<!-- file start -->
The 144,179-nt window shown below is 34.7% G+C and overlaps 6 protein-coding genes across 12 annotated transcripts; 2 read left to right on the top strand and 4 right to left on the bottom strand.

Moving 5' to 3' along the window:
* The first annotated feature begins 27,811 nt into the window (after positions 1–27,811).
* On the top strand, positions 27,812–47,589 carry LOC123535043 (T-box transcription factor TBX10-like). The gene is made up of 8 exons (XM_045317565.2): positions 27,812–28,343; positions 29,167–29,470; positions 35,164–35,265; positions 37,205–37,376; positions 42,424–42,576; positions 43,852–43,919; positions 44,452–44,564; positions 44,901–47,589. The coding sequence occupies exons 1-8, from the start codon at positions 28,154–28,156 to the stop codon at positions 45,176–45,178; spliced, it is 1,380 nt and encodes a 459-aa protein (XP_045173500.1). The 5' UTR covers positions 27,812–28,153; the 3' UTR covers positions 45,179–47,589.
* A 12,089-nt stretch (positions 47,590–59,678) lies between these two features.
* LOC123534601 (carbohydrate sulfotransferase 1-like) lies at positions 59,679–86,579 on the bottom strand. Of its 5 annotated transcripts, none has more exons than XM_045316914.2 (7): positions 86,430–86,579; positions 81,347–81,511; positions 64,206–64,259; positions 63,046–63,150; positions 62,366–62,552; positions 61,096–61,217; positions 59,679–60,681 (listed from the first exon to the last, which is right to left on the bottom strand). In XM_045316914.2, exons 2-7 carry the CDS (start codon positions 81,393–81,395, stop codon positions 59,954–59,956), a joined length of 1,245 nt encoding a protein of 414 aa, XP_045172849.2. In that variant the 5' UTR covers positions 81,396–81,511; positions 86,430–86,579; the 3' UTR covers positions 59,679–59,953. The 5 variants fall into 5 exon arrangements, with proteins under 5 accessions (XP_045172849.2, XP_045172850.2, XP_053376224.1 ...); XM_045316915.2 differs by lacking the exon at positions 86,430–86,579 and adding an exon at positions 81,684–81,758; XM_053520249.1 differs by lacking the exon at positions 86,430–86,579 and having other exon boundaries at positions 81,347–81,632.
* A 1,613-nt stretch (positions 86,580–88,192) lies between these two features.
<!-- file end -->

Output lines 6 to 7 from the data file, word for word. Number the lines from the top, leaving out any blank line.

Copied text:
* LOC123534601 (carbohydrate sulfotransferase 1-like) lies at positions 59,679–86,579 on the bottom strand. Of its 5 annotated transcripts, none has more exons than XM_045316914.2 (7): positions 86,430–86,579; positions 81,347–81,511; positions 64,206–64,259; positions 63,046–63,150; positions 62,366–62,552; positions 61,096–61,217; positions 59,679–60,681 (listed from the first exon to the last, which is right to left on the bottom strand). In XM_045316914.2, exons 2-7 carry the CDS (start codon positions 81,393–81,395, stop codon positions 59,954–59,956), a joined length of 1,245 nt encoding a protein of 414 aa, XP_045172849.2. In that variant the 5' UTR covers positions 81,396–81,511; positions 86,430–86,579; the 3' UTR covers positions 59,679–59,953. The 5 variants fall into 5 exon arrangements, with proteins under 5 accessions (XP_045172849.2, XP_045172850.2, XP_053376224.1 ...); XM_045316915.2 differs by lacking the exon at positions 86,430–86,579 and adding an exon at positions 81,684–81,758; XM_053520249.1 differs by lacking the exon at positions 86,430–86,579 and having other exon boundaries at positions 81,347–81,632.
* A 1,613-nt stretch (positions 86,580–88,192) lies between these two features.